Whether the massive oversupply in the oil market continues to depress prices at the pumps, or the troubles flares in the Middle East and causes a sudden surge, it looks as though dealers will be ready with a strategy to thrive.
News Review of 2015
Prices "crash" by 4ppl in six days with Asda taking unleaded to 105.7ppl and diesel to 112.7ppl, but AA dismisses talk of averages below £1 per litre. Petrogas opens its 50th site in the UK.
Prices continue downwards with one independent offering unleaded petrol at 99.7ppl, but David Cameron says retailers are not doing enough and prices should be falling "further and faster".
Asda buys 15 sites from Rontec as it aims to open 100 standalone petrol stations by 2018. Supermarkets quietly increase prices by 3-4ppl. Shell rolls out pay by phone and Autogas re-brands.
Esso announces the successful bidders for its final tranche of 201 sites. Euro Garages gets 104, with MRH taking 78 and Rontec 19. MFG makes Murco a brand exclusive to dealers and agrees new supply deals for its 200-plus sites.
Shell concludes sale of 185 sites with MFG taking 90, and Euro Garages adding 68. A BOSS study finds fuel theft is costing an average of £3,600 per forecourt. Harvest steps up its recruitment programme.
Petrogas unveils plans for flotation of the company and changes name to Applegreen. Jet secures deal for Amazon lockers on dealers’ forecourts, BP puts 13 sites on the market, and final stage of Gloucester Services on M5 opens.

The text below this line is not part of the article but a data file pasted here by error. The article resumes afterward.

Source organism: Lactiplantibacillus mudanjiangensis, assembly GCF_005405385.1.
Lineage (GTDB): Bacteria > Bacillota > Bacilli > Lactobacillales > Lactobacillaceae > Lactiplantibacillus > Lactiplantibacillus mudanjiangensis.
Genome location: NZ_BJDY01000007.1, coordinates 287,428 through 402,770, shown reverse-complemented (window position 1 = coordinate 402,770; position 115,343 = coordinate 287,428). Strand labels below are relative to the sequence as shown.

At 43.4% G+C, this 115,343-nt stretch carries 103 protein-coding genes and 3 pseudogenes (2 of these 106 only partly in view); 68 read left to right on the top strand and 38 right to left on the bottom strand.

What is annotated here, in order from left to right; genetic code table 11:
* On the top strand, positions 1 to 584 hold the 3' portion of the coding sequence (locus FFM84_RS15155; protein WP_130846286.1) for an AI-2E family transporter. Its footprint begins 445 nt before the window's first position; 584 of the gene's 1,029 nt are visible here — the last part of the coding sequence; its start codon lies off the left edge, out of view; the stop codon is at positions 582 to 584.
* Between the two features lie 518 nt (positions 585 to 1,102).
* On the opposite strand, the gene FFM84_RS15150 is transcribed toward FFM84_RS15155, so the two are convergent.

Private equity firm takes stake in MFG valuing company at about £500m, and Applegreen flotation raises £67m. PRA raises concerns with government after claims a police force is no longer treating drive-offs as a crime.
The average price of diesel at the pumps falls below unleaded petrol for the first time in 14 years. Rontec and its sister company, Snax 24, merge and sign a five-year £1bn fuel supply deal with BP.
The first Jet and Spar dual-branded site opens after a deal between the two. A dealer wins a key victory in the legal battle with HMRC over duty deferment. Volume sales of petrol plummet despite falling prices.
Westmorland wins the Forecourt Trader of the Year award for its Gloucester Services on the M5. Shell signs a deal to open hydrogen refuelling stations on three of its sites in the South East of England.
MFG signs deal with Morrisons to trial new convenience retailing concept on its forecourts. A venture capital group takes a minority stake in Euro Garages that values the company at £1.3bn. Asda slows standalone expansion.
Top 50 indie HKS grabs all the headlines, doubling in size with the acquisition of Brobot and hosting the first Essar-branded site. With average prices close to 103ppl some dealers offer unleaded petrol at 99.9ppl.